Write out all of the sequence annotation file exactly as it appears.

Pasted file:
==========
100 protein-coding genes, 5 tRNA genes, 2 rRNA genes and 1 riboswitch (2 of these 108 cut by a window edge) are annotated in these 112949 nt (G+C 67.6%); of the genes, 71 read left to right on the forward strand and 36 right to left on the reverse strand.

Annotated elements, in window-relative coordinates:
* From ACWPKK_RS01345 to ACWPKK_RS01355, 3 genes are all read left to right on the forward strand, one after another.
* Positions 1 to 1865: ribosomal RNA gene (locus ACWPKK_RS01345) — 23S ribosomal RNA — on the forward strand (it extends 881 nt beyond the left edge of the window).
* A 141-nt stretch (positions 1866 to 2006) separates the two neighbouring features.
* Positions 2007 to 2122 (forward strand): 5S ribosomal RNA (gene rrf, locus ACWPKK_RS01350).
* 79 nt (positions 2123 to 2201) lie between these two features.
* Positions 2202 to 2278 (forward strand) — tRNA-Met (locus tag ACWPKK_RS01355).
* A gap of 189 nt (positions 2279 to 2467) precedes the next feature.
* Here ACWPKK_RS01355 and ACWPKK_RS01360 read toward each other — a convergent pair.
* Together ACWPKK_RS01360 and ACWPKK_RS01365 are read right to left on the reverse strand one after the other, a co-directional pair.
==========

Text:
100 protein-coding genes, 5 tRNA genes, 2 rRNA genes and 1 riboswitch (2 of these 108 cut by a window edge) are annotated in these 112949 nt (G+C 67.6%); of the genes, 71 read left to right on the forward strand and 36 right to left on the reverse strand.

Annotated elements, in window-relative coordinates:
* From ACWPKK_RS01345 to ACWPKK_RS01355, 3 genes are all read left to right on the forward strand, one after another.
* Positions 1 to 1865: ribosomal RNA gene (locus ACWPKK_RS01345) — 23S ribosomal RNA — on the forward strand (it extends 881 nt beyond the left edge of the window).
* A 141-nt stretch (positions 1866 to 2006) separates the two neighbouring features.
* Positions 2007 to 2122 (forward strand): 5S ribosomal RNA (gene rrf, locus ACWPKK_RS01350).
* 79 nt (positions 2123 to 2201) lie between these two features.
* Positions 2202 to 2278 (forward strand) — tRNA-Met (locus tag ACWPKK_RS01355).
* A gap of 189 nt (positions 2279 to 2467) precedes the next feature.
* Here ACWPKK_RS01355 and ACWPKK_RS01360 read toward each other — a convergent pair.
* Together ACWPKK_RS01360 and ACWPKK_RS01365 are read right to left on the reverse strand one after the other, a co-directional pair.